Dr Schuman, section editor for Peds v2.0, is clinical assistant professor of Pediatrics, Geisel School of Medicine at Dartmouth, Lebanon, New Hampshire, and editorial advisory board member of Contemporary Pediatrics.
Every few years I like to speculate about the future of medical technology as well as the future of pediatric practice. Both, you see, are very much intertwined, and in my view the future of pediatric practice looks very good indeed.
It’s been over a year since the American Board of Pediatrics (ABP) announced its intentions to overhaul the maintenance of certification (MOC) process. In this reportorial article, Dr. Andrew Schuman brings you up-to-date with current MOC requirements and the changes likely to occur over the next year.
Many years ago, when my now-grown children were babies, we had the bare necessities for raising our young ones. Cloth diapers and diaper pins, plastic bottles and NUK nipples, and the all-important windup baby swing. Now decades later, parents have an assortment of high-tech gadgets to help raise their newborns.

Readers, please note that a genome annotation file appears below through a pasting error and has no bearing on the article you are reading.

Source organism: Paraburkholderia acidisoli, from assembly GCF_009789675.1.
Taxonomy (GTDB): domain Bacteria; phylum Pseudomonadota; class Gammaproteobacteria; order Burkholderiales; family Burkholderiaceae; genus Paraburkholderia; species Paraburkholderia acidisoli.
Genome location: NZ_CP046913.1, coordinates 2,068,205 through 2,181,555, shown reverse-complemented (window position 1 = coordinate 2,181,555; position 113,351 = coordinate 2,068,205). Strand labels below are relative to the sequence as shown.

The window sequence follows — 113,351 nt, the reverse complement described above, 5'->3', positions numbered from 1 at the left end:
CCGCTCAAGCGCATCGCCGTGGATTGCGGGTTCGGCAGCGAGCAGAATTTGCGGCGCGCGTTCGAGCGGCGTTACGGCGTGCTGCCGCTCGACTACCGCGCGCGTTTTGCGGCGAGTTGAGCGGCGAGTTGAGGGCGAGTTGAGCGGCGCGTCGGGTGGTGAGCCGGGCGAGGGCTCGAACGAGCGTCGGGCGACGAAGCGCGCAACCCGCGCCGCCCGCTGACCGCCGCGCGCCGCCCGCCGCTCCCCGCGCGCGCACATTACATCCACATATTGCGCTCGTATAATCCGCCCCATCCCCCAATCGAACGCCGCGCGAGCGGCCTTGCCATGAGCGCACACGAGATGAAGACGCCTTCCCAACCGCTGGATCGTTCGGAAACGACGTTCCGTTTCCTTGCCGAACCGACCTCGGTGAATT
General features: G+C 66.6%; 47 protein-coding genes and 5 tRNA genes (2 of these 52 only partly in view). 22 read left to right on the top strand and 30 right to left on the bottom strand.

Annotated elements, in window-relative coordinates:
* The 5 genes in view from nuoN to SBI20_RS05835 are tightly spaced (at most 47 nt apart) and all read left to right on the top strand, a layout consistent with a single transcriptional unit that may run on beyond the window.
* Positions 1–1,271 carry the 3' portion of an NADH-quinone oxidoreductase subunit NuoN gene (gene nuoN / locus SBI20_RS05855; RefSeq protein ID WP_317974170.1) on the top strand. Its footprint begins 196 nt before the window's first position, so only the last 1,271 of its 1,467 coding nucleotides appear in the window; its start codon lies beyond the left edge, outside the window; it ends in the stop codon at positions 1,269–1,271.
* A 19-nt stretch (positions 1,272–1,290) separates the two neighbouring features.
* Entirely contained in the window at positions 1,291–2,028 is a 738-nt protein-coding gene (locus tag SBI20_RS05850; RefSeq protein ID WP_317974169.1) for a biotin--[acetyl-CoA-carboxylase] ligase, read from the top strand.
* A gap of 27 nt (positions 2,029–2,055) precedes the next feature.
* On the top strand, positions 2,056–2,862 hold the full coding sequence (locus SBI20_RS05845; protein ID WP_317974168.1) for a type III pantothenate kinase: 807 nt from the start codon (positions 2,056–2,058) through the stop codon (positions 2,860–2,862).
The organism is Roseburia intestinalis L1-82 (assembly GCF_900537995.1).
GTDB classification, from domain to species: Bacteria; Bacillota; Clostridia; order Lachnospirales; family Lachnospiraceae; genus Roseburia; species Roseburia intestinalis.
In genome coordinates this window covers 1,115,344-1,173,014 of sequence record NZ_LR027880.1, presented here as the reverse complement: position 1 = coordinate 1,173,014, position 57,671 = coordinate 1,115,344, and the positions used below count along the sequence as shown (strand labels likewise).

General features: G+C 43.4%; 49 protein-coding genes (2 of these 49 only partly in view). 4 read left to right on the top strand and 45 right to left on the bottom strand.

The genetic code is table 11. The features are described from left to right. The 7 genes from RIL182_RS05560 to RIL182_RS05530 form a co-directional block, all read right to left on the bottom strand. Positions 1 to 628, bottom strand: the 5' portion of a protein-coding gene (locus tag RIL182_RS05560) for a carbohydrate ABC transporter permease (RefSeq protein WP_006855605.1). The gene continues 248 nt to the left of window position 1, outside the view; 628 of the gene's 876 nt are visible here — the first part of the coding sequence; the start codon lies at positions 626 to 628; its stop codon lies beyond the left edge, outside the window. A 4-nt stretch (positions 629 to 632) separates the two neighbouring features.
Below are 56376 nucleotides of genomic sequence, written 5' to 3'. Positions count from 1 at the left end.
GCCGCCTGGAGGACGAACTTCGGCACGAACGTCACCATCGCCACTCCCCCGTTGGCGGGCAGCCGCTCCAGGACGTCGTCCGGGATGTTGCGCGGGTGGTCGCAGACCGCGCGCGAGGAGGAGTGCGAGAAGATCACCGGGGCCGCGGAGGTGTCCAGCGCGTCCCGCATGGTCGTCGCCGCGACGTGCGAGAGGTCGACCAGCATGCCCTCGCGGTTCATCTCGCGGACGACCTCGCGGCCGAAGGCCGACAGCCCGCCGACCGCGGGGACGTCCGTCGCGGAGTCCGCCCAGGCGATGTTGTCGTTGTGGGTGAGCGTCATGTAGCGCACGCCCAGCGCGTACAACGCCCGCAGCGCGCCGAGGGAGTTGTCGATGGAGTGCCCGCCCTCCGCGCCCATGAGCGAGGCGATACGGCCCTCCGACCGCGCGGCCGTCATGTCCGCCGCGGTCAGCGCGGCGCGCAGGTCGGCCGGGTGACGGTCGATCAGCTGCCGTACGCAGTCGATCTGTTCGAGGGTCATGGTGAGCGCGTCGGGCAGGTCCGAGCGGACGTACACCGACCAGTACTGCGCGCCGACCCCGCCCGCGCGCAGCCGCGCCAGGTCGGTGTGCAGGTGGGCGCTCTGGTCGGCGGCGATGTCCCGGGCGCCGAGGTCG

I began the January 2016 Peds v2.0 article “Expediting medical documentation” by stating that my “theme” for this year’s articles is the “retaking” of pediatric practice for ourselves and our patients. I continue this discussion by borrowing a slogan from one of our presidential candidates, in the hopes that pediatricians can be motivated to implement needed reforms that will make practices more efficient, improve the care we provide to patients, and enhance the lives of pediatric providers.
When I opened my first practice in 1986, I was intrigued by an advertisement in Contemporary Pediatrics that caught my attention, and days later I was the proud owner of a FirstTemp tympanic thermometer.
To continue our ongoing theme of “taking back” the practice of pediatrics for ourselves and our patients, I’d like to discuss utilizing behavior portals to facilitate the diagnosis of patients with autism spectrum disorder (ASD), developmental delay, attention-deficit/hyperactivity disorder (ADHD), as well as depression and anxiety.